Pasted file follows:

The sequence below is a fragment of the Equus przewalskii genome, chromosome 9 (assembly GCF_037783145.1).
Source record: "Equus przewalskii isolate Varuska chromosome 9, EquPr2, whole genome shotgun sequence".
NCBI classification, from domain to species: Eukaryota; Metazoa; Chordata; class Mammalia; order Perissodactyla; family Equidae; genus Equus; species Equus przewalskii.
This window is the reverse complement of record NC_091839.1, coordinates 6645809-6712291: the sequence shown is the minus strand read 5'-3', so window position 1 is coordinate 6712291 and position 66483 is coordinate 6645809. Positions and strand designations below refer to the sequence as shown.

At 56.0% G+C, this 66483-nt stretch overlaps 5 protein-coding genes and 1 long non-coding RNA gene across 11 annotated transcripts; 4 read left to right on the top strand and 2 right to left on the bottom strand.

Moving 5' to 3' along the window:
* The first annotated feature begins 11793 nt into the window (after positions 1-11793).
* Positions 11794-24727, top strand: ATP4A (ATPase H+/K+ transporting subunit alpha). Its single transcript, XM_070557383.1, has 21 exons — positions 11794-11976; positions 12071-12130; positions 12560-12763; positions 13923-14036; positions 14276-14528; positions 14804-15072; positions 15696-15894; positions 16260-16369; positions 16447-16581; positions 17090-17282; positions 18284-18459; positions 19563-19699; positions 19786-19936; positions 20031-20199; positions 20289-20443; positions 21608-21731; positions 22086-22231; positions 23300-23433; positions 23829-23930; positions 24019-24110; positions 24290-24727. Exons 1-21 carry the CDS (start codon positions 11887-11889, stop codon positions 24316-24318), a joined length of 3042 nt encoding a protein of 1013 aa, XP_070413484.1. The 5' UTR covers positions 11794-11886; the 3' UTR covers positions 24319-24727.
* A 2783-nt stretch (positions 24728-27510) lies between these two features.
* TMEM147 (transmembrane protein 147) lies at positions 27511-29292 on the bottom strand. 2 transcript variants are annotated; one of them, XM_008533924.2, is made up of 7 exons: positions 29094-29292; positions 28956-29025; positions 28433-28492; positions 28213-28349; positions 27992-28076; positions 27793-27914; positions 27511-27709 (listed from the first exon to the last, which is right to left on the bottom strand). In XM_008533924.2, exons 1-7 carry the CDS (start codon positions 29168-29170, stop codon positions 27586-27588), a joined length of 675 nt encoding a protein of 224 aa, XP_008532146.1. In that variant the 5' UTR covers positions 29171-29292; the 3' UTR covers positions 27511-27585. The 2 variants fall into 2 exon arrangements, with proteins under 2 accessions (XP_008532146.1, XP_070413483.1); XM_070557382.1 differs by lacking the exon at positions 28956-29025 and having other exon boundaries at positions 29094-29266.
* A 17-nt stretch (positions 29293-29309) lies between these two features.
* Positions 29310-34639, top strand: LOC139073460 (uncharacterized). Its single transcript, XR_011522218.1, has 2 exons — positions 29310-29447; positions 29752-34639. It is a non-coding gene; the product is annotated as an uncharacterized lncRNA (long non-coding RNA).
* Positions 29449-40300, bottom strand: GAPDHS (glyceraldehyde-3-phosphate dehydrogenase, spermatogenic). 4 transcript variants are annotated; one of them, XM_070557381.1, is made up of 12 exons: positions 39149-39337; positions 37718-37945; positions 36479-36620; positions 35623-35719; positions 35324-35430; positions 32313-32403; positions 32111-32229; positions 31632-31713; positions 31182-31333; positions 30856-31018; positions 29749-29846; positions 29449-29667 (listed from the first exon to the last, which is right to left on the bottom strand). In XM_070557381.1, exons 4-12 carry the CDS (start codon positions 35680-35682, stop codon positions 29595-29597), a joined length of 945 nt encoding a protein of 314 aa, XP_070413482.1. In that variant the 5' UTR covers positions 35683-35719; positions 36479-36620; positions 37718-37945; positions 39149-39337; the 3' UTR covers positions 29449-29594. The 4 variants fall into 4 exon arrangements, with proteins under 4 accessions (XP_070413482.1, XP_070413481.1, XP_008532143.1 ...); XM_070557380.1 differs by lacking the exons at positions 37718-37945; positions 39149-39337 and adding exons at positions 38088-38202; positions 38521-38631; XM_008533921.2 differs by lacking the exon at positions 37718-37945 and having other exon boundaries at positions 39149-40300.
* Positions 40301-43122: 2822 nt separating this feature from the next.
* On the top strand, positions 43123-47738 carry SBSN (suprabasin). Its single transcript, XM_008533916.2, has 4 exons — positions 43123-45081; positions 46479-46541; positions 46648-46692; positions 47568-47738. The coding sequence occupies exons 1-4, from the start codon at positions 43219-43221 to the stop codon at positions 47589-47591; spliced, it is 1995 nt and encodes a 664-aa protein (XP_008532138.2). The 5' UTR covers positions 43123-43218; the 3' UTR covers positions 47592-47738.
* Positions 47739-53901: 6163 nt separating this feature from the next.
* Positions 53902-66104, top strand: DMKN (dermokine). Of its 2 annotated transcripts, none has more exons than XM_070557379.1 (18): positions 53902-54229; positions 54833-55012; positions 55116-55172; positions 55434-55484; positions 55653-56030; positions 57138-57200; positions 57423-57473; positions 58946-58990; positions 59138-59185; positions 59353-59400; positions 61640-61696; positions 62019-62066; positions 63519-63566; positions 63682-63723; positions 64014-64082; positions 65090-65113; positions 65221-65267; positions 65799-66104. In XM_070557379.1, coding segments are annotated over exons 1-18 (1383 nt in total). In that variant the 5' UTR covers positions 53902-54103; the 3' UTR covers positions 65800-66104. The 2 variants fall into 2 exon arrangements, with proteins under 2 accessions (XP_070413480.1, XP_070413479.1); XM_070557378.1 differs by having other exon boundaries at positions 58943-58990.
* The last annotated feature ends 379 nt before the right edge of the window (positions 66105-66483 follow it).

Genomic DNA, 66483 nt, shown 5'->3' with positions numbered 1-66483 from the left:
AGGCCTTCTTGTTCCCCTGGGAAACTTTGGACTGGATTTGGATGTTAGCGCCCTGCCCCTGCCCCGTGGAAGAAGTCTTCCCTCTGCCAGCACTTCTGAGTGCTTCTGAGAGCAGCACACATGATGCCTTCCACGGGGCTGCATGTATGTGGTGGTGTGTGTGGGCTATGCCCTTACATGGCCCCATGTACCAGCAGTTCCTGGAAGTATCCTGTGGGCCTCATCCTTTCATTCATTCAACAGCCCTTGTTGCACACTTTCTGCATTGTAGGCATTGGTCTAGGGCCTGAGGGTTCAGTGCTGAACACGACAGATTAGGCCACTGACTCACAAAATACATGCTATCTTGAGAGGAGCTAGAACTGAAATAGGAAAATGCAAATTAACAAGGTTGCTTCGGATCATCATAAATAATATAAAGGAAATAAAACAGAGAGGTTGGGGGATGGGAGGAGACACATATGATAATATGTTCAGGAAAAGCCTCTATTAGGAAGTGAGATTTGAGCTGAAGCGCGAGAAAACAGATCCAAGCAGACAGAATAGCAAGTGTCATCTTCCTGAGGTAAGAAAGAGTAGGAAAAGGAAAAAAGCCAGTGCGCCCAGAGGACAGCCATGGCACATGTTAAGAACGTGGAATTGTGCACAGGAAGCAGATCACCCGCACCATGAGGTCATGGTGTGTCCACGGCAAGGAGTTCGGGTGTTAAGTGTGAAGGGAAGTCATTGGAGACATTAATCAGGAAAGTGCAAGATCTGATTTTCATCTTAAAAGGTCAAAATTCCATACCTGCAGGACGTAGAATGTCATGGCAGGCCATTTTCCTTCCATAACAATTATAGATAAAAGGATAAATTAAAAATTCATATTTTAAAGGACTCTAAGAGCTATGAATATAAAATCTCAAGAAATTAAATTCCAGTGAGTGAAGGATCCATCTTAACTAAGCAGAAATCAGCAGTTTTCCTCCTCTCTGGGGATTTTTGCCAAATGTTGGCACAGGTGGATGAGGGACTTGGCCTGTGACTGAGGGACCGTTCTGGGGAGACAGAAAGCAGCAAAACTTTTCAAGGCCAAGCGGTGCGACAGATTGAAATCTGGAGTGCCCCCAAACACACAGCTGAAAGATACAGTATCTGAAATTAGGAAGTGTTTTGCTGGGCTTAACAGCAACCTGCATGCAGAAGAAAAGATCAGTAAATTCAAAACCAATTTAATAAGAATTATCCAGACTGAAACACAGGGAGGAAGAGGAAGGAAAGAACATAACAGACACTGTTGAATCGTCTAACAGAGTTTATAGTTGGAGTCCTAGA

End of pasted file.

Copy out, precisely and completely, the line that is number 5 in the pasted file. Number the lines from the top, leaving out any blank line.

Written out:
At 56.0% G+C, this 66483-nt stretch overlaps 5 protein-coding genes and 1 long non-coding RNA gene across 11 annotated transcripts; 4 read left to right on the top strand and 2 right to left on the bottom strand.